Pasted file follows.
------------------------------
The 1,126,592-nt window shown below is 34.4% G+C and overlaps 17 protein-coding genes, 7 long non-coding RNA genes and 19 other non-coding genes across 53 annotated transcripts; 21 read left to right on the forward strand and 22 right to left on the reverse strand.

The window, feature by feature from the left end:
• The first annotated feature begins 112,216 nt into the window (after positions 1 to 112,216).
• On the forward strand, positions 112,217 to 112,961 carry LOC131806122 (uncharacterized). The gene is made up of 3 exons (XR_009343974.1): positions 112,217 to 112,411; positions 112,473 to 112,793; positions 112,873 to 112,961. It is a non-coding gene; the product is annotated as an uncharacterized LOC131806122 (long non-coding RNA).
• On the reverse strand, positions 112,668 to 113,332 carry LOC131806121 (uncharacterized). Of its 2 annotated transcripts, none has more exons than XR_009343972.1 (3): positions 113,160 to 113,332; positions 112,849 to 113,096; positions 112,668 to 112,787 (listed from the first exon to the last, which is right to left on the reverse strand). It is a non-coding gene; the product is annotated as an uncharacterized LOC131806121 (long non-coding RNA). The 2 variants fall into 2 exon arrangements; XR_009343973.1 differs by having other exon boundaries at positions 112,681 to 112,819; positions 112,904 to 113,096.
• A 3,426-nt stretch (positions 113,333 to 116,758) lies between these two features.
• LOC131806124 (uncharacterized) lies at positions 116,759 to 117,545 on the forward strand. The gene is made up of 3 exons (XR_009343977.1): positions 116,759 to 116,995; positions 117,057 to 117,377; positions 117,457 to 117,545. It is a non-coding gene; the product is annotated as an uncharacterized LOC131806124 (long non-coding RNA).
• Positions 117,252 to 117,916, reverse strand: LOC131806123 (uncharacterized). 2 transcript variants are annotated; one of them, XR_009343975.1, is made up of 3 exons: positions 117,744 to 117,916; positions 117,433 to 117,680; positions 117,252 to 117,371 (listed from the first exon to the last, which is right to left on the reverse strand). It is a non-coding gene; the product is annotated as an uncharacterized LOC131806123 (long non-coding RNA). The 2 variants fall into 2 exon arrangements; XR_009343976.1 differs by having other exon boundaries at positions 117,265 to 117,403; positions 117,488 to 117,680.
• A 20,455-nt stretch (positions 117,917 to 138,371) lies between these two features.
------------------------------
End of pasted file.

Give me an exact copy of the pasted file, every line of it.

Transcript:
The 1,126,592-nt window shown below is 34.4% G+C and overlaps 17 protein-coding genes, 7 long non-coding RNA genes and 19 other non-coding genes across 53 annotated transcripts; 21 read left to right on the forward strand and 22 right to left on the reverse strand.

The window, feature by feature from the left end:
• The first annotated feature begins 112,216 nt into the window (after positions 1 to 112,216).
• On the forward strand, positions 112,217 to 112,961 carry LOC131806122 (uncharacterized). The gene is made up of 3 exons (XR_009343974.1): positions 112,217 to 112,411; positions 112,473 to 112,793; positions 112,873 to 112,961. It is a non-coding gene; the product is annotated as an uncharacterized LOC131806122 (long non-coding RNA).
• On the reverse strand, positions 112,668 to 113,332 carry LOC131806121 (uncharacterized). Of its 2 annotated transcripts, none has more exons than XR_009343972.1 (3): positions 113,160 to 113,332; positions 112,849 to 113,096; positions 112,668 to 112,787 (listed from the first exon to the last, which is right to left on the reverse strand). It is a non-coding gene; the product is annotated as an uncharacterized LOC131806121 (long non-coding RNA). The 2 variants fall into 2 exon arrangements; XR_009343973.1 differs by having other exon boundaries at positions 112,681 to 112,819; positions 112,904 to 113,096.
• A 3,426-nt stretch (positions 113,333 to 116,758) lies between these two features.
• LOC131806124 (uncharacterized) lies at positions 116,759 to 117,545 on the forward strand. The gene is made up of 3 exons (XR_009343977.1): positions 116,759 to 116,995; positions 117,057 to 117,377; positions 117,457 to 117,545. It is a non-coding gene; the product is annotated as an uncharacterized LOC131806124 (long non-coding RNA).
• Positions 117,252 to 117,916, reverse strand: LOC131806123 (uncharacterized). 2 transcript variants are annotated; one of them, XR_009343975.1, is made up of 3 exons: positions 117,744 to 117,916; positions 117,433 to 117,680; positions 117,252 to 117,371 (listed from the first exon to the last, which is right to left on the reverse strand). It is a non-coding gene; the product is annotated as an uncharacterized LOC131806123 (long non-coding RNA). The 2 variants fall into 2 exon arrangements; XR_009343976.1 differs by having other exon boundaries at positions 117,265 to 117,403; positions 117,488 to 117,680.
• A 20,455-nt stretch (positions 117,917 to 138,371) lies between these two features.